Rudy’s rewarding resilience

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One night I couldn’t sleep, flipping the television channels at 3 a.m. on a Saturday. Imagine my surprise when one of the best movies to ever hit the small screen was just beginning.

And just like that, I was reeled into watching the 1993 sports flick, “Rudy” — based on a true story — all over again. If you’ve never seen it, I encourage you to do so with its underlying mantra of persistence and following one’s true passion.

Rudy — whose real name is Daniel Ruettinger — is an inspirational fellow who refused to give up despite all odds. Rudy stands only 5 feet, 6 inches tall, and at the time, weighed only a mere 165 pounds. Undeterred by his extremely small stature, he would tell anyone who’d listen that he’d one day play collegiate football at Notre Dame.

Born the third of 14 children in a hard-working, Catholic family, Rudy never lost sight of his dream. His dad — a stern, dedicated steel factory foreman in Joliet, Illinois — would always snicker by the thought of his little son actually making it to the football lineup.

Rudy seemed unfazed by the lackadaisical opinions of his parents, his siblings, his girlfriend and his friends. After his college application to the University of Notre Dame was rejected repeatedly, the small fellow seemed undaunted.

Rudy studied, and was even tutored, at the neighboring Holy Cross College for two challenging years. There, he began flourishing after having being diagnosed, and treated for, dyslexia. It was during the fall of 1974 that the sports enthusiast would apply for, and be granted, admission to his much-beloved Notre Dame!

In addition, Rudy served as an assistant to the collegiate groundskeeper — devoting many hours to caring for and maintaining the college football field. With no place to stay, Rudy would sneak into the facilities director’s office each night — sleeping on a makeshift cot inside.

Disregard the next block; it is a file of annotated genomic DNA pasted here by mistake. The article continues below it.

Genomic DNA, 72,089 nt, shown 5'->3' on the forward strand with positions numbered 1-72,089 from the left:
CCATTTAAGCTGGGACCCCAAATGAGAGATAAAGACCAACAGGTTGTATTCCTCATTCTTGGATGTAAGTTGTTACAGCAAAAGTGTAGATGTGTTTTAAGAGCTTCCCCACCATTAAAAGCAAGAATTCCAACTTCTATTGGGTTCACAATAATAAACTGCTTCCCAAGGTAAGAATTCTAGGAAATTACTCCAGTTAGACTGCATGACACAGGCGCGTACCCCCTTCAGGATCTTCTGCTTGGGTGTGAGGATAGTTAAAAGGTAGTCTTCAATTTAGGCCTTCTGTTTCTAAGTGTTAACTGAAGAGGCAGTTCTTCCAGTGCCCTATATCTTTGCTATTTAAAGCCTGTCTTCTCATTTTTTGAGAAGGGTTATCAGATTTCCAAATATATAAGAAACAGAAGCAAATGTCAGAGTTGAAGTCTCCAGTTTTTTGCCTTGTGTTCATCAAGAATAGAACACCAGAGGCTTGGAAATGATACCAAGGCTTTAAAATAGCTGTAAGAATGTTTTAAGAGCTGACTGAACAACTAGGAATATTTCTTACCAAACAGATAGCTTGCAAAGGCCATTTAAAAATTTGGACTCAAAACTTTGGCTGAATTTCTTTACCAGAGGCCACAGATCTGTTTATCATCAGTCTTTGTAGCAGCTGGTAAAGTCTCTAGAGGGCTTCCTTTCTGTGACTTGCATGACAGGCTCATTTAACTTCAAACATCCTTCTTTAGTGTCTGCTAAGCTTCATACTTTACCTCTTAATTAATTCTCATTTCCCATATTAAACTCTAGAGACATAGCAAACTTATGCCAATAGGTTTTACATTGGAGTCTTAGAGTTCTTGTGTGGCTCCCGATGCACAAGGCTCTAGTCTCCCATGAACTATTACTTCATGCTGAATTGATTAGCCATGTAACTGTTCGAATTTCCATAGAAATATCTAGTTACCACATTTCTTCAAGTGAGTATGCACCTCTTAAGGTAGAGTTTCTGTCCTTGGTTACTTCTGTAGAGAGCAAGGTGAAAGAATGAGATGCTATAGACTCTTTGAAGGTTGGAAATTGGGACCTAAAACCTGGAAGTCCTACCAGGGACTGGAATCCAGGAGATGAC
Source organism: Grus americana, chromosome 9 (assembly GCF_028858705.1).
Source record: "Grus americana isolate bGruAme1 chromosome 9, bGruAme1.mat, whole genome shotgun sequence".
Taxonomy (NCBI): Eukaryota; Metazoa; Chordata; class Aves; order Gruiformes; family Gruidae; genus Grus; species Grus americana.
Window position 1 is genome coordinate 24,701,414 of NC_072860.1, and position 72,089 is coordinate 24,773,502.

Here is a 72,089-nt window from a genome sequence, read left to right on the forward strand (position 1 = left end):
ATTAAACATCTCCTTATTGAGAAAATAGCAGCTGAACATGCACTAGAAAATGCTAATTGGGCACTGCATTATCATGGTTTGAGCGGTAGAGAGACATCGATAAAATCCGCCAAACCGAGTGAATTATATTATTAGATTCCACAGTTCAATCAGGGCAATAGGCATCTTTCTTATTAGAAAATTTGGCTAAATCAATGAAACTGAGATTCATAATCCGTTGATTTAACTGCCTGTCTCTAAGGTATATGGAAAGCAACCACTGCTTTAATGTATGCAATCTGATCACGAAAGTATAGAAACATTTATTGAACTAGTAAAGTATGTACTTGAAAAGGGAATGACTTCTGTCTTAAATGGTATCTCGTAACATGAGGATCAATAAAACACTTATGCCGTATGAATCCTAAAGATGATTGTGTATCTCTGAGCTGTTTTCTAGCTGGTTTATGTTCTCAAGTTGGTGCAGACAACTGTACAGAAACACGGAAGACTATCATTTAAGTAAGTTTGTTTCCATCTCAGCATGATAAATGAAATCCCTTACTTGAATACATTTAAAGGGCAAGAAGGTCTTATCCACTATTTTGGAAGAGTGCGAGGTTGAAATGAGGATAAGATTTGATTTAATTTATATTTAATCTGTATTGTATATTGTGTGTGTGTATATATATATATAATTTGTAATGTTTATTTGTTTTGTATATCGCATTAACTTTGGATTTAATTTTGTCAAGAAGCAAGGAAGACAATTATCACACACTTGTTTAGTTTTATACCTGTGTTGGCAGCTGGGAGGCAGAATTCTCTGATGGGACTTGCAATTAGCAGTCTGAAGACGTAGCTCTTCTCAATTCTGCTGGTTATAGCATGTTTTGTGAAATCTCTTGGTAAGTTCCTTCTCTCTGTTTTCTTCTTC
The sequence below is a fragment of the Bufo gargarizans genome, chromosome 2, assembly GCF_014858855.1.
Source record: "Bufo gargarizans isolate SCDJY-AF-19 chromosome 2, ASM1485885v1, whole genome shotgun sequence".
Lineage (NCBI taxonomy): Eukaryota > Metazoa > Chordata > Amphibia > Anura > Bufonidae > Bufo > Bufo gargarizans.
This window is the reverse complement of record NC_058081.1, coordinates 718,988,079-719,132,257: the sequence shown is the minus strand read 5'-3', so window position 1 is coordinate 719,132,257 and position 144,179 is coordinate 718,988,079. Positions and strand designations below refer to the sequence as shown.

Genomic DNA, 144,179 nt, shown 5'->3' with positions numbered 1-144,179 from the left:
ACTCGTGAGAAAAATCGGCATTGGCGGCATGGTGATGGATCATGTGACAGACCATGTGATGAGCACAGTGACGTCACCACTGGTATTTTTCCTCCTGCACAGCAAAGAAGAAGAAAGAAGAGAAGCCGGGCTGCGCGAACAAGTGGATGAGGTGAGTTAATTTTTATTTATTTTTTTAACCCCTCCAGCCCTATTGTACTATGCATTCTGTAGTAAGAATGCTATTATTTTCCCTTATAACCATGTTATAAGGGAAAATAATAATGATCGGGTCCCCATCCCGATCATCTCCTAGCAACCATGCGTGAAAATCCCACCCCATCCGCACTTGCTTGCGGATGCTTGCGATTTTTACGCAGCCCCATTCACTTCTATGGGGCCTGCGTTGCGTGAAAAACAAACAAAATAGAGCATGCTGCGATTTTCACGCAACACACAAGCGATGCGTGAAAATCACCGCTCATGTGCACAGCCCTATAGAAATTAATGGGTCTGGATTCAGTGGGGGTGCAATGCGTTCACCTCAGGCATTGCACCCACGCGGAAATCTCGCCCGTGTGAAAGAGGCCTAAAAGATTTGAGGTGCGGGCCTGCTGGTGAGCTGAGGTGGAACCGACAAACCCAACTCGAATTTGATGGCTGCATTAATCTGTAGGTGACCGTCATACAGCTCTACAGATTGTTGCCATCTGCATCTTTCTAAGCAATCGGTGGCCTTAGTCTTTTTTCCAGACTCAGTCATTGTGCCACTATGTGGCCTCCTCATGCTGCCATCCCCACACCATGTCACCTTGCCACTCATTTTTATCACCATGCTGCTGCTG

The young man trained diligently in pursuit of becoming a Fighting Irish athlete.

Despite his being rejected numerous times by the university coaches, Rudy didn’t allow that to deter him. He voluntarily served as a tackling dummy — granting players an opportunity to tackle, push, shove, pound and nearly knock him out — during athletic practices. Still, regardless of his minute posture, Rudy reveled in every minute he spent with the players. The heavyweight athletes could beat him physically and repetitiously, but their strikes could not hold back his enthusiasm for the game.

The coaches and athletes, alike, recognized his passion and zest for life. To nearly everyone’s amazement, Rudy actually made the Fighting Irish football team.

Moreover, Coach Parseghian made a pledge to Rudy, that he would allow him to dress for, and play in, his last senior home game. Rudy’s lifelong ambition was for his family and friends to cheer for him from the bleachers as he played football. That dream, however, quickly dissipated when Coach Parseghian stepped down as head coach, being replaced by Coach Dan Devine. Rudy’s greatest fear was Coach Devine reneging on the former coach’s personal vow, terrified his dreams of playing could be dashed entirely.

That would not be the case. In the movie, Rudy’s Fighting Irish teammates rallied behind him — going before Coach Devine, offering up their jerseys in exchange for Rudy being able to suit up and play. During that last fateful game, time advanced with Notre Dame holding a 17-to-3 lead over the Georgia Tech challengers. All of the senior football players — with the exception of Rudy — had been granted time on the field.

While all of his family, friends and lead groundskeeper watched from the sidelines, teammates, spectators and assistant coaches began chanting, “Rudy! Rudy! Rudy!” The chant was heard throughout the stadium. In the last few minutes of the game, Coach Devine upheld the former coach’s vow — allowing Rudy enough time on the field to complete two defense snaps and an actual sack against a Georgia Tech quarterback.

Defying all odds, Rudy became the very first Notre Dame player to be lifted, and carried across the Fighting Irishes’ field by his fellow athletes.

Is there any wonder why this heartfelt, sports biographical movie has been named as one of the best 25 motivational flicks of all time, and ranked No. 4 among respondents on ESPN.com? When you or someone you know has simply lost all faith and hope, recall how Daniel Ruettinger’s never-wavering determination and resilience paid off in such a rewarding way!

Kim Lambert is a former reporter with The Daily Record and former editor of The Angier Independent.

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